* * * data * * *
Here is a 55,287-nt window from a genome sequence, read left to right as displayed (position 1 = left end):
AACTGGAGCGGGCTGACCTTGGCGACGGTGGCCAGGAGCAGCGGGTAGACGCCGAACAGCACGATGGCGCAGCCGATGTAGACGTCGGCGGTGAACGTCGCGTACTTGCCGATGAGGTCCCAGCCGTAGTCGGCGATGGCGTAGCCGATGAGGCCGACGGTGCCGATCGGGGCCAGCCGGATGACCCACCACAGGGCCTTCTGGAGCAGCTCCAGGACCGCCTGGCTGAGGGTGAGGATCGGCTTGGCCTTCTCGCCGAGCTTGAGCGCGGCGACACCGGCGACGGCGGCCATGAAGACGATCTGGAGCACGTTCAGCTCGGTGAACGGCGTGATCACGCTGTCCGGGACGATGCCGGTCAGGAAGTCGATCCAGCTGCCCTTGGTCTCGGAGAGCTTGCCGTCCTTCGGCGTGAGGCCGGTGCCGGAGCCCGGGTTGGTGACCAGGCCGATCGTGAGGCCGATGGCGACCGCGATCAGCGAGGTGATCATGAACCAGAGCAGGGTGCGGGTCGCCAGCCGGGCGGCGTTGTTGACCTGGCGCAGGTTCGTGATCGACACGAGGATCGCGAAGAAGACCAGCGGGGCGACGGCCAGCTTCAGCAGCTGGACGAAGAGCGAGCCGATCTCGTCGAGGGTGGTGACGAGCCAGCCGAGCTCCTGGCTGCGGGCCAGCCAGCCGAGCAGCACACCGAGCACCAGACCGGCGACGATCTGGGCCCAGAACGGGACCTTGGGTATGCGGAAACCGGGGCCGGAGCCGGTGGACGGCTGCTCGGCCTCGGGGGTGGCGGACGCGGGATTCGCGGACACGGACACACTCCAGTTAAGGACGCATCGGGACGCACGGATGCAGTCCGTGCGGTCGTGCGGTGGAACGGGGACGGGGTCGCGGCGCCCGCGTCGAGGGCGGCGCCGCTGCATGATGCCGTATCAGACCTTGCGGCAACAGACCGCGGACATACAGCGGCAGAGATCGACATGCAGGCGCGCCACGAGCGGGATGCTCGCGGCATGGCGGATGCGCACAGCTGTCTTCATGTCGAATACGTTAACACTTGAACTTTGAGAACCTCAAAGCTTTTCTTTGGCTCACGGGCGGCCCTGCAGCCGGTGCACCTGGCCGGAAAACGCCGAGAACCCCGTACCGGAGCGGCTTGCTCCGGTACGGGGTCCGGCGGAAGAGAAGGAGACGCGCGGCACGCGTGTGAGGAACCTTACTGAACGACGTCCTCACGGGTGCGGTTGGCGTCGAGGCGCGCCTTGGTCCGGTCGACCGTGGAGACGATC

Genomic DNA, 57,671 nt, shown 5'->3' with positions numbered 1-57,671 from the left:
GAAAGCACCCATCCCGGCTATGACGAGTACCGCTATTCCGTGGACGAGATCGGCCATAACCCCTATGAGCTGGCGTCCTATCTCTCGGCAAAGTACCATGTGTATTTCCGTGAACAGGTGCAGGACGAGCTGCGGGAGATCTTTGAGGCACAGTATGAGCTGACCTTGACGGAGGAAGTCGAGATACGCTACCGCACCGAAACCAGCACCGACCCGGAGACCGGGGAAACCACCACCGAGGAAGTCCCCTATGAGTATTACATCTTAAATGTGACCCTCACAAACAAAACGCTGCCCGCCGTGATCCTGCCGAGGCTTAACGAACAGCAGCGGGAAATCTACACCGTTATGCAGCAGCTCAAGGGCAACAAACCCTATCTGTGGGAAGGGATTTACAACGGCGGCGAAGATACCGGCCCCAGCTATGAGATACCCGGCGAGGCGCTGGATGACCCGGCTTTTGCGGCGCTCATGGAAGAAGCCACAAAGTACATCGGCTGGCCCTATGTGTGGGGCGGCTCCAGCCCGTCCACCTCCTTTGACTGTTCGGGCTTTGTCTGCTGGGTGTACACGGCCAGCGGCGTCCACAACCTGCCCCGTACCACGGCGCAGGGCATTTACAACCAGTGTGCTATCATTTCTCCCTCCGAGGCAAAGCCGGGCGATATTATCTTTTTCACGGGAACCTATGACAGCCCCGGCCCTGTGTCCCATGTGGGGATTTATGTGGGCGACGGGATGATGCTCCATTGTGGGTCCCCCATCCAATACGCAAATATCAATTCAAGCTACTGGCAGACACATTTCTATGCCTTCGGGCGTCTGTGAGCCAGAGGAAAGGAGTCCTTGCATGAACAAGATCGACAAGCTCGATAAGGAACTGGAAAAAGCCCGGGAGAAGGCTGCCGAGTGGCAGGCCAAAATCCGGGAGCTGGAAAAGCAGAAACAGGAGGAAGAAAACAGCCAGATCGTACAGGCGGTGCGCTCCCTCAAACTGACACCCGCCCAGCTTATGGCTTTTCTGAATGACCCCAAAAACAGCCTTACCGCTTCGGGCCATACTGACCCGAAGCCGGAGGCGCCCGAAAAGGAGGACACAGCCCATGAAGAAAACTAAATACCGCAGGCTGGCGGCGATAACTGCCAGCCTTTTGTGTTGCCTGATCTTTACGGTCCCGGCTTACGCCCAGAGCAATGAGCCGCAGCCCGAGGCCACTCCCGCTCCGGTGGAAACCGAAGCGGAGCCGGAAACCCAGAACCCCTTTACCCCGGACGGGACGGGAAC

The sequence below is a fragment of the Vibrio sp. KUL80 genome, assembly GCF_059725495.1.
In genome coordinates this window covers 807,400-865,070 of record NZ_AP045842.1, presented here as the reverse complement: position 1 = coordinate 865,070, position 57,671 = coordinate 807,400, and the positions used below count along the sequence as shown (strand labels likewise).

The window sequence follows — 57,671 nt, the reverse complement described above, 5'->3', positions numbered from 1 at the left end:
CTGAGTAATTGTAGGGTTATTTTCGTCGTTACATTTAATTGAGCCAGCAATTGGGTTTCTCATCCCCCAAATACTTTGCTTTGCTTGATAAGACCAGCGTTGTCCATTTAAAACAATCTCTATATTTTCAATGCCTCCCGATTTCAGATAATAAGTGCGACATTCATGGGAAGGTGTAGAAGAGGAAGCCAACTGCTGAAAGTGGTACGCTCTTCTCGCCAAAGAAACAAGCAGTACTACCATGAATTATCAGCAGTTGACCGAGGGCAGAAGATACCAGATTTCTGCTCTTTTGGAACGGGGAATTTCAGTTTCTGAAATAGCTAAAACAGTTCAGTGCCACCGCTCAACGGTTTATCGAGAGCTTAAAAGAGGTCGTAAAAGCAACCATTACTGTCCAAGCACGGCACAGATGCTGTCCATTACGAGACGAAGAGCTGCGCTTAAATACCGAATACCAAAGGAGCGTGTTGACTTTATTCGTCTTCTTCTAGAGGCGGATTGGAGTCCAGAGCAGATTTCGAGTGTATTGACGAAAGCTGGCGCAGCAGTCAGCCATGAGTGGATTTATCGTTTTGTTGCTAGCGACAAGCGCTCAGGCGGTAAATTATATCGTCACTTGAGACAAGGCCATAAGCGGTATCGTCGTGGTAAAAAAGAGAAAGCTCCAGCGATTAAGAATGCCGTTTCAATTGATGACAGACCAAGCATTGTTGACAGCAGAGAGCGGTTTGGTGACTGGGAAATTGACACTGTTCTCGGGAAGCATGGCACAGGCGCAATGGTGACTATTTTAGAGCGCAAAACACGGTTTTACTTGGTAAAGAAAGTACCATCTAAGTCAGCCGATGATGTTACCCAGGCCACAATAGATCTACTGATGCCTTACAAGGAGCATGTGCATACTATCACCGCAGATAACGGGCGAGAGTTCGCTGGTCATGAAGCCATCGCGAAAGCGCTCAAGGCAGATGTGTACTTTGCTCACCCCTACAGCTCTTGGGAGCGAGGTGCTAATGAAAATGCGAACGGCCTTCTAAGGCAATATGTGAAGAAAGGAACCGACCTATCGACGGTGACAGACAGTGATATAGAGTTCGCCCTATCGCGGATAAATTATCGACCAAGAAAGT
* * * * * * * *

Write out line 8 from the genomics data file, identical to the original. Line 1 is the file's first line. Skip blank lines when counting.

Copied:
CTGAGTAATTGTAGGGTTATTTTCGTCGTTACATTTAATTGAGCCAGCAATTGGGTTTCTCATCCCCCAAATACTTTGCTTTGCTTGATAAGACCAGCGTTGTCCATTTAAAACAATCTCTATATTTTCAATGCCTCCCGATTTCAGATAATAAGTGCGACATTCATGGGAAGGTGTAGAAGAGGAAGCCAACTGCTGAAAGTGGTACGCTCTTCTCGCCAAAGAAACAAGCAGTACTACCATGAATTATCAGCAGTTGACCGAGGGCAGAAGATACCAGATTTCTGCTCTTTTGGAACGGGGAATTTCAGTTTCTGAAATAGCTAAAACAGTTCAGTGCCACCGCTCAACGGTTTATCGAGAGCTTAAAAGAGGTCGTAAAAGCAACCATTACTGTCCAAGCACGGCACAGATGCTGTCCATTACGAGACGAAGAGCTGCGCTTAAATACCGAATACCAAAGGAGCGTGTTGACTTTATTCGTCTTCTTCTAGAGGCGGATTGGAGTCCAGAGCAGATTTCGAGTGTATTGACGAAAGCTGGCGCAGCAGTCAGCCATGAGTGGATTTATCGTTTTGTTGCTAGCGACAAGCGCTCAGGCGGTAAATTATATCGTCACTTGAGACAAGGCCATAAGCGGTATCGTCGTGGTAAAAAAGAGAAAGCTCCAGCGATTAAGAATGCCGTTTCAATTGATGACAGACCAAGCATTGTTGACAGCAGAGAGCGGTTTGGTGACTGGGAAATTGACACTGTTCTCGGGAAGCATGGCACAGGCGCAATGGTGACTATTTTAGAGCGCAAAACACGGTTTTACTTGGTAAAGAAAGTACCATCTAAGTCAGCCGATGATGTTACCCAGGCCACAATAGATCTACTGATGCCTTACAAGGAGCATGTGCATACTATCACCGCAGATAACGGGCGAGAGTTCGCTGGTCATGAAGCCATCGCGAAAGCGCTCAAGGCAGATGTGTACTTTGCTCACCCCTACAGCTCTTGGGAGCGAGGTGCTAATGAAAATGCGAACGGCCTTCTAAGGCAATATGTGAAGAAAGGAACCGACCTATCGACGGTGACAGACAGTGATATAGAGTTCGCCCTATCGCGGATAAATTATCGACCAAGAAAGT